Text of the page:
Nestled in the heart of Middle Island, lies a rare and historic gem: Prosser Pines Nature Preserve. This unique forest is a living testament to the dedication and care of the people who have nurtured it over the centuries. With a rich history dating back to the early 1800s, Prosser Pines has transformed from a small plantation to a thriving white pine forest, attracting visitors from near and far. I
The Origins of Prosser Pines
It was back in 1812 that “Uncle Billy Dayton” set the first white pine seedlings on his farm in Middle Island on the road to Yaphank. As the years passed, the trees grew and seeded themselves over the land that surrounded the first planting, until they covered nearly 15 acres, and became the most beautiful white pine forest on Long Island. As one walks through the quiet solitude of these Cathedral Pines, on a soft carpet of pine needles, and gazes up into their lofty heights, the rush of our modern world seems far away.
Prosser Pines. A unique and rare forest that sit’s right off Yaphank-Middle Island Rd is one of the oldest surviving White Pine Plantations to exist on the eastern seaboard of the United States. Originally started by British officer Jonathan Edwards, whom was awarded 300 acres in Middle Island. Edwards had traveled to Middle Island with the pine seedlings from Quebec. When Edwards arrived, he had used the seedlings on the road to Yaphank, eventually the pines area had continued to grow eventually creating a small forest on his farm.
According to a map made by the late Richard M. Bayles, in 1797 a Zachariah Hawkins had sold James Dayton some farm land, which had included where the growing pine grove was situated. William Dayton, son of James Dayton, had planted a few more of the white pine tree’s when he was 18 years old. When James Dayton passed, William and his brother James had become the owners of the 240 acre farm.
Later on, when the two brothers passed away, they had willed the land to their nephew John R. Dayton. John eventually sold the 240 acre’s to Thomas Prosser in 1889.
By the time the Prosser family took ownership of the grove, the tree’s had matured and are said to be at least 90 feet tall. Thomas Prosser and his wife had took great pride in keeping the forest in first class condition. Prosser had build a road that circled the forest and allowed the public to enjoy the forest, until careless people had left trash. Eventually conditions had got so bad, that the Prosser’s had c
losed off the forest to the public. The only members of public that were allowed were groups of school children and their teachers, which Mrs Prosser had invited until she passed away in 1966.
According to the Mid-Island Mail, it is reported that George Prosser has been interviewed by a member of the North Shore Garden club regarding his pine grove known as “The Cathedral Pines” which the club would like to take over for the growing of flowers. Mr. Prosser has agreed to talk over plans with them.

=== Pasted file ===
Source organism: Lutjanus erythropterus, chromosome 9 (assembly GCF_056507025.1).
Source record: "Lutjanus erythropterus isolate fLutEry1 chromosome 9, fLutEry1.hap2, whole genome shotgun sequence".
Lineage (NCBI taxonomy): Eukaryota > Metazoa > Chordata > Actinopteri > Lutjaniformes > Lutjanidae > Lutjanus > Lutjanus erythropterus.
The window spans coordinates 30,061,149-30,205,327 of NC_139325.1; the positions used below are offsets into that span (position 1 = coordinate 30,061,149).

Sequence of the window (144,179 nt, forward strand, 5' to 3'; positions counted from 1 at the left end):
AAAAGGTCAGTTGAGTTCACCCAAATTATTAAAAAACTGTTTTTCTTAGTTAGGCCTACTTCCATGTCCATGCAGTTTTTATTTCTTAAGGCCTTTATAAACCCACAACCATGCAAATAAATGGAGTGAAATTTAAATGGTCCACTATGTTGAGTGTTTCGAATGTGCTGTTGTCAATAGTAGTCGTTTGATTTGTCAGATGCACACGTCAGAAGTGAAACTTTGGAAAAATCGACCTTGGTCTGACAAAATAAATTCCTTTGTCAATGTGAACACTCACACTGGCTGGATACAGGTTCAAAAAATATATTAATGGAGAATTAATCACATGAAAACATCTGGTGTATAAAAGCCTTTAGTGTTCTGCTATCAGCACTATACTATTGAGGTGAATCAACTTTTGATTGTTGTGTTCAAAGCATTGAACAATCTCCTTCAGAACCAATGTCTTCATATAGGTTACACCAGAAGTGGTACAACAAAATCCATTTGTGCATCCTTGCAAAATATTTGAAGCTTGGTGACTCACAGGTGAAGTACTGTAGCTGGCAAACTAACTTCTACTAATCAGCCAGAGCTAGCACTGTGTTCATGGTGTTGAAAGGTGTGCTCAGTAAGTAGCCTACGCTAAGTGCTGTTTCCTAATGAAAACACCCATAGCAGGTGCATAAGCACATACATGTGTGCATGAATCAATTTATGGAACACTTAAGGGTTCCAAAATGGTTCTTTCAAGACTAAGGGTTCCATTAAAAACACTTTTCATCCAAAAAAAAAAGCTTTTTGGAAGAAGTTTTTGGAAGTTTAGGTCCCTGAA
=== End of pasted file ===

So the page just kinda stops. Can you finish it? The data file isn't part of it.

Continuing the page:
Eventually Suffolk County purchased the land in 1967, and dedicated the preserve as the Prosser Pines Nature Preserve for future generations to enjoy.
Across the road runs the Carman’s River, which in early life of settlers, helped power their grist and saw mills. On the west side of the river lies Cathedral Pines, which was once Camp Wilderness, a thriving Boy Scouts of America Camp that housed over 2,000 scouts on weekends.
Prosser Pines Loop Trail
The Prosser Pines Loop Trail is a 0.7-mile moderately trafficked loop that offers a stunning forest setting suitable for all skill levels. The trail is idea for hiking and trail running and can be accessed year-round. Dogs on leashes are also welcome on this trail. The trail allows you to hike on a thick carpet of pine needles, gazing up at the towering trees, the noise and stress of the modern world seem to fade away. The quiet solitude of the forest offers a calming and rejuvenating experience for all visitors.
Birding at Prosser Pines
Bird enthusiasts will find the Prosser Pines Nature Preserve to be a haven for a variety of bird species. The dense forest provides shelter and nesting sites for numerous avian inhabitants, making it an ideal location for birdwatching.
Photography in the Preserve
The striking beauty of the Prosser Pines Nature Preserve has captivated the hearts of photographers. The majestic white pines, with their lofty heights and intricate branch patterns, serve as a stunning backdrop for both amateur and professional photographers.
A Source of inspiration for Artists and Poets
The beauty of Prosser Pines has captivated the hearts of artists, photographers, and poets alike. The forest has inspired several well-known poems, such as Walter Beverly Crane’s ode to the pines.
“Of Prosser’s dreamy woods I sing,Each tree a harp, each branch a string.The Cadence soft and low is balm,In Prosser’s woods a hallowing calm.
‘Tis God’s cathedral, minister, choir;
The singing pines are harp and lyre;
In Prosser’s woods I voice a prayer,
And worship God and nature there.”
~ Walter Beverly Crane
and a quote from William Cullen Bryant in 1910;
“The groves were God’s first temples. In the darkling wood, amid the cool and silence, Man knelt down and offered to the Mightiest, solemn thanks and supplication.”
~William Cullen Bryant in 1910
Prosser Pines Nature Preserve is a hidden gem on Long Island, offering a unique and serene forest setting for visitors to enjoy. Whether you’re a hiker, trail runner, or simply looking for a peaceful escape from the modern world, the preserve’s beautiful white pines and rich history create a truly unforgettable experience.